20mm
50mm
85mm
105mm
135mm
200mm
300mm

A couple of points to note, the longer the lens focal length the greater the required working distance between subject and camera to cover a given part of the model (eg: head and shoulders), however the pay-off is more apparent field flattening (compression) with longer lenses and better background blurring, especially with fast primes.
 

Jed

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#7
Certainly agree with Ian.

Frankly, assuming your composition is not a factor, the longer the better. Somewhere in the mid 90s the entire sector was using 600/4s on fashion shoots, communicating with walkie talkies if necessary (full length shots).

I use a 300mm effective as standard, wouldn't flinch from using longer stuff, but there's something to be said for a really fast lens along the lines of f1.4 as well. Have I said I'm in love?
 

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#8
Hmm.. I don't have the luxury of using so many different types of lens. Especially those teles... Well, I'm happy with my 20mm and 45mm. That's all I can afford currently. I love fixed len though because it helps the photographer to stay focus in composition of the image and gives sharper images too. Maybe I was train from photojournal first for having such perception. Haha..

Yep, I don't think that there's a 'one' and only len for portraiture. It depends on the shooting circumstances and results you want.
 

tsdh

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#9
Originally posted by Mystix

ic... perhaps u could explain a little bit more bout the 3 parameters for choosing the focal length? ie if subject is half body and small type which one should i choose...the 85mm?
I'm talking in the scope of general portraiture (documentary style), not art-portraiture. True that there is no limitation on focal-length in use, that's why there's no 'best focal-length'.
In general portraiture, we should know who will see and 'judge' the picture, is it ourself or our client. If it is the client, then we shall produce a picture which satisfy them regardless of whether we like it or not. Our client may not a photo-savvy, nor an art conscious person, but they can see and sense whether the picture resemble the mood and character he/she want.
The duty of the photographer is to create the picture they want, using all the "tools" he can imagine of (lighting, pose, location, props, make-up, etc.), including selection of focal-length.
Most of the time the focal length would be around 80-135mm, which considered as "safe" for most presentation. Only at certain occasion a photographer will use different focal-length.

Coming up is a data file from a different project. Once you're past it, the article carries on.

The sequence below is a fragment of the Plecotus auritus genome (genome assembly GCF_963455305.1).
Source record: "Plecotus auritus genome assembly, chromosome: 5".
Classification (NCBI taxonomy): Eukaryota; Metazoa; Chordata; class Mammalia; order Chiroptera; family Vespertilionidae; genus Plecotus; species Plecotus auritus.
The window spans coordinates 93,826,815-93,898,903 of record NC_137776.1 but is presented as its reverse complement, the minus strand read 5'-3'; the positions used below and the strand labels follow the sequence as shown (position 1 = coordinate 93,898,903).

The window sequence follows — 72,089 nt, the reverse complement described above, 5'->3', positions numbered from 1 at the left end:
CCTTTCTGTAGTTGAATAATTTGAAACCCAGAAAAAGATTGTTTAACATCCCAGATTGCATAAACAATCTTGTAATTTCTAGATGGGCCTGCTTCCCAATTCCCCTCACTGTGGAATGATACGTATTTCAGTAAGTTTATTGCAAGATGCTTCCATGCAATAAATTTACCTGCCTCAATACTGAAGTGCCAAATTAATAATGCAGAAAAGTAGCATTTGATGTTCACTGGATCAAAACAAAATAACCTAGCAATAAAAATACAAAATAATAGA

So if you're saying that you want to take portrait of a small-size person in half-body, then there're still another parameters to consider: e.g: face-type, pose, mood to achieve, etc.
a brief example: my subject is small-size pointy-type, and I want to make her looks not that small & pointy, so I choose a focal length 135mm or longer to flatten, with frontal diffuse lighting and direct-to-camera pose, with minimum shadows.

Another example: if my subject has a flat-face and fat, then I will choose shorter than 100mm lens, angled shot with a bit shadows, to create a sense of slim person.

Pls note: all of those are general guidelines for presentation to client who mostly want to get their picture looks "better than reality". But most of experienced documentary portrait photographer will talk and understand their client's character & personality to be portrayed, not merely just based on his own taste and style.
 

#10
Hi,

And I suppose that if you would rather prefer a zoom (vs using many individual prime lenses) and don't mind the weight, then the 80-200mm f2.8 is also another great lens for portraits... Not sure about the rest, but I have been using the 80-200mm for a lot of my portraits and I've rarely been disappointed. Then again, I'm sure there are many good (if not better) lenses around for portraits that I've personally not used before.. ;)

KS
 

Mystix

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#11
thanks all for the helpful comments!
becoz i've no idea how different a 85mm would differ from other focal lengths (not seen samples yet) say for eg the 135mm thats y i can't really decide whats the effect i or rather the subject wants yet. will try them all out if possible. :)
 

#12
Originally posted by kssim
Hi,

And I suppose that if you would rather prefer a zoom (vs using many individual prime lenses) and don't mind the weight, then the 80-200mm f2.8 is also another great lens for portraits... Not sure about the rest, but I have been using the 80-200mm for a lot of my portraits and I've rarely been disappointed. Then again, I'm sure there are many good (if not better) lenses around for portraits that I've personally not used before.. ;)